Fifth Avenue Synagogue

The Fifth Avenue Synagogue (Hebrew: קהלת עטרת צבי, officially Congregation Ateret Tsvi) is an Orthodox Jewish synagogue located at 5 East 62nd Street between Fifth and Madison Avenues in the Upper East Side neighborhood of Manhattan, New York City, New York, United States.

Fifth Avenue Synagogue
Hebrew: קהלת עטרת צבי
Fifth Avenue Synagogue
AffiliationOrthodox Judaism
Ecclesiastical or organizational statusSynagogue
LeadershipRabbi Eli Babich
Location5 East 62nd Street, Upper East Side, Manhattan, New York City, New York
CountryUnited States
Fifth Avenue Synagogue is located in Manhattan
Fifth Avenue Synagogue
Location in Manhattan
Geographic coordinates40°45′57″N 73°58′15″W / 40.765954°N 73.97095°W / 40.765954; -73.97095
Architect(s)Percival Goodman
Date established1958 (as a congregation)



The synagogue was founded in 1958, by former members of Congregation Zichron Ephraim (now called Park East Synagogue) who opposed that congregation's decision to seat men and women together during services. Henry Hirsch, Myrtle Hirsch, Leib Merkin, and Hermann Merkin were among the congregation's founders. Author Herman Wouk was an early member of the Fifth Avenue Synagogue.[1]



The stone-clad building was designed by Percival Goodman, an architect who described himself as "an agnostic who was converted by Hitler." Goodman sought to interpret Jewish tradition in modern ways in the more than 50 synagogues he designed.[2] Herman Wouk described Goodman's design as a "traditional Sephardic layout" with the bimah and aron in the center area facing rows of seats, thereby taking advantage of the depth of the property.[3] In May 2010, a new mikvah at the Fifth Avenue Synagogue was dedicated. Funding for construction was provided by Ira Rennert and family.



Rabbi Immanuel Jakobovits was the founding Rabbi of the congregation in 1959 until 1967 when he was elected to serve as Chief Rabbi of the United Hebrew Congregations of the Commonwealth.[4] Jakobovitz was succeeded by Rabbi Emanuel Rackman, who served until 1977, when he was selected to serve as President of Bar-Ilan University.[5] Rabbi Nisson Shulman served as the congregation's rabbi from 1977 until 1985. Rabbi Sol Roth assumed the leadership of the synagogue in 1986.[6] Rabbi Yaakov Kermaier assumed leadership of the synagogue in 2003 and made aliyah with his family in 2015.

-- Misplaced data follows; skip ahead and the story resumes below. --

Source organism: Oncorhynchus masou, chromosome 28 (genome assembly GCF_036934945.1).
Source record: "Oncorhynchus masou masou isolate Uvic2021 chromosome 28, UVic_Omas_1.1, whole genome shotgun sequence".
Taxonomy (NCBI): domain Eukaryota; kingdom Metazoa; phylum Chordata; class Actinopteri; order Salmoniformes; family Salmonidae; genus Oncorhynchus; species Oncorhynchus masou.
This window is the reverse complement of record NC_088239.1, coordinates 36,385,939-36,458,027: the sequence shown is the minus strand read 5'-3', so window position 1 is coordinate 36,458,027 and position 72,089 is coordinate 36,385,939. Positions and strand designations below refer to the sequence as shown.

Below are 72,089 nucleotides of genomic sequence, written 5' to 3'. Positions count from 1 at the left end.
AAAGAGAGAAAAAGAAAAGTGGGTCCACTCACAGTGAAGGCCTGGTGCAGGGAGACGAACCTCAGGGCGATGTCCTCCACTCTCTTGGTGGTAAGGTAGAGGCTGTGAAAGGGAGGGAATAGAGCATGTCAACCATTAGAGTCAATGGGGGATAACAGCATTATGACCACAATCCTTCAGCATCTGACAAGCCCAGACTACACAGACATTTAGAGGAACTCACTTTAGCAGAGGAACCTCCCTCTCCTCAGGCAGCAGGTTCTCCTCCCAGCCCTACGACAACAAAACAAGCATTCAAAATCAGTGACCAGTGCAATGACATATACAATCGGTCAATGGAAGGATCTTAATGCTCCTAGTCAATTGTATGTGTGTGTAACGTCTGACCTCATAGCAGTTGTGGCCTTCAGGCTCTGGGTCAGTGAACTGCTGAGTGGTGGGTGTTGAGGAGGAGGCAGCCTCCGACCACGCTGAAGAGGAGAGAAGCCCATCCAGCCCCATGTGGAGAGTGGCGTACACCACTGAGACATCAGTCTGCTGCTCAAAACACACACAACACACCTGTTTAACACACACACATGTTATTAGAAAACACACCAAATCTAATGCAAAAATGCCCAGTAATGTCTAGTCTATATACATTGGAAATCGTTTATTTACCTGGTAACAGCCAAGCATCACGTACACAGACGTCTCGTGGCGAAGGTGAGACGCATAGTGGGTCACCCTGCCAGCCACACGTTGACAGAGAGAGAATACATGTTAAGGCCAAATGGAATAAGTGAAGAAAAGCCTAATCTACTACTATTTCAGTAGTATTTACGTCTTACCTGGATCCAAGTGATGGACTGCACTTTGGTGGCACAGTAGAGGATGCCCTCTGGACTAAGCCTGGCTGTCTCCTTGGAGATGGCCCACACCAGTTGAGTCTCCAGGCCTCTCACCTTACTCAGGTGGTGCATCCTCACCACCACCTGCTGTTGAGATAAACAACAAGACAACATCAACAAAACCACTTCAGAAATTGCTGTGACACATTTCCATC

Rabbi Eli Babich, who was the associate Rabbi of Fifth Avenue Synagogue since 2013, was named the head Rabbi in 2019. The Chazzan is the noted cantor Joseph Malovany.


The synagogue appeared as a "cool 1950's apartment house" in a 2003 advertisement for the Infiniti Q45 luxury car in an ad created by the TBWA\Chiat\Day. The agency received permission to use the building in the background of the shot under the proviso that it not be identifiable, so the address on the awning was changed to the non-existent "63003 77th Street". The congregation was paid an undisclosed fee.[7]

In the 1986 Woody Allen film, Hannah and her Sisters the building is panned across while being criticized for its architectural incongruity — "That's disgusting. That's really terrible." — after a shot of the consistent facades of the rest of the block.


  1. ^ "History of FAS". Fifth Avenue Synagogue. Archived from the original on December 24, 2008. Retrieved December 7, 2008.
  2. ^ Goldberger, Paul (October 12, 1989). "Percival Goodman, 85, Synagogue Designer, Dies". The New York Times. Retrieved December 7, 2008.
  3. ^ Wouk, Herman. "Tradition & Regeneration". Fifth Avenue Synagogue. Archived from the original on December 27, 2008. Retrieved December 7, 2009.
  4. ^ Dugan, George (February 5, 1967). "Rackman to Head 5th Ave. Temple; Leading Rabbi Taking Over Orthodox Congregation". The New York Times. p. 74. Retrieved December 4, 2008.
  5. ^ Dugan, George (March 3, 1977). "Dean of Orthodox Rabbis; Emanuel Rackman". The New York Times. p. 66. Retrieved December 4, 2008.
  6. ^ Olitzky, Kerry M.; Raphael, Marc Lee (June 30, 1996). The American Synagogue: A Historical Dictionary and Sourcebook. Greenwood Press. p. 245. ISBN 0-313-28856-9.
  7. ^ Dunlap, David W. (July 18, 2003). "Via Madison Ave., a Secular Synagogue". The New York Times'. Retrieved December 7, 2008.